Food freedom in Wyoming

I’ve been doing a lot of complaining lately. Here’s a sign of something maybe actually being done.

I’ve written numerous times about the absurdity of laws restricting local farmers ability to sell things like meat, dairy, and more. In December 2009 I posted my ideal wording for a “Farm to Consumer Free Choice Act” that would give customers back the right to make their own food choices. It looks like Wyoming is considering something similar:

Wyoming House Bill 54, now under consideration:

The purpose of the Wyoming Food Freedom Act is to allow for traditional community social events involving the sale and consumption of home made foods and to encourage the expansion and accessibility of farmers’ markets, roadside stands, ranch, farm and home based sales and producer to end consumer agricultural sales…

(b) Any producer or processor who is selling his product only at farmers’ markets, roadside stands or by ranch, farm and home based sales
directly to the end consumer is exempt from licensing required by
W.S. 35-7-124(g).

(c) Notwithstanding any other provision of law, there shall be no licensure, certification or inspection by any state governmental agency or any agency of any political subdivision of the state provided there is only one (1)transaction between the producer, the processor, the producer’s agent or the processor’s agent and the end consumer when the food is for home consumption or the food is prepared for a traditional community social event.

Predictably, this has generated some rather hysterical backlashes, such as this sarcastic column from Bill Marler, an “foodborne illness attorney”. I fully understand any given person’s aversion to purchasing “uninspected” food (though I suggest they learn a little more about the existing inspection system). What I don’t understand is why they think others should be banned from the same decision. If my neighbors choose to buy goat meat from us, that transaction affects no one but us, and if something goes wrong, they’ll know where to turn. Such a law would not put uninspected food on grocery store shelves, it would only open up direct transactions between producer and consumer. Even the dubious argument that this might increase foodborne illness cases that would cost the health care system money doesn’t hold up in context; if that’s a true concern we’d be far better off banning fast food and sodas, which is just silly.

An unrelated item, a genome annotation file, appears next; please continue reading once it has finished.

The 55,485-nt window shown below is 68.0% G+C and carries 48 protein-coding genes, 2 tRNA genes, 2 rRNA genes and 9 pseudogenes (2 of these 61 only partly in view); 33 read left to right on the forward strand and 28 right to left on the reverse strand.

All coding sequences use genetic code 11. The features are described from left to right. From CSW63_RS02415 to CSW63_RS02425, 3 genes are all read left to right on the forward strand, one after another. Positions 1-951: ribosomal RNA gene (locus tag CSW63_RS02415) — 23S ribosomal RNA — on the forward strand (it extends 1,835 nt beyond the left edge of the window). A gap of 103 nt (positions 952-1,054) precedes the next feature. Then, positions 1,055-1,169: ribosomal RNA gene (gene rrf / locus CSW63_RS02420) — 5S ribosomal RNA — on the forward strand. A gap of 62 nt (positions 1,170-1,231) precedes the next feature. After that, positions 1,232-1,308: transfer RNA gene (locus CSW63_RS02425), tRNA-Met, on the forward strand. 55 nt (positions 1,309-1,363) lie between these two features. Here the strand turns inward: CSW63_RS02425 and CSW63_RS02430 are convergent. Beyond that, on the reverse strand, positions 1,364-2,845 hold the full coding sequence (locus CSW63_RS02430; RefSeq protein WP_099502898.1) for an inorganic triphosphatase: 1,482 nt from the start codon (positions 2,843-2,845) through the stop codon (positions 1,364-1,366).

People like Marler might also reflect on the fact that it’s been USDA policy for years to allow farmers to butcher poultry on-farm with no inspection, if the sales are made direct to consumer. Somehow the massive waves of sick consumers from dirty small farms hasn’t managed to break through the biased media’s accounts of widespread food illness in the corporate food world.

So good for Wyoming so far, though the bill is far from law. Apparently it’s been introduced for several years, but this is the farthest it’s gotten. I’d love to see a state adopt this as a test case, allowing willing customers to be their own guinea pigs in a unique test of freedom, and see whether the sky really does start falling.

One thought on “Food freedom in Wyoming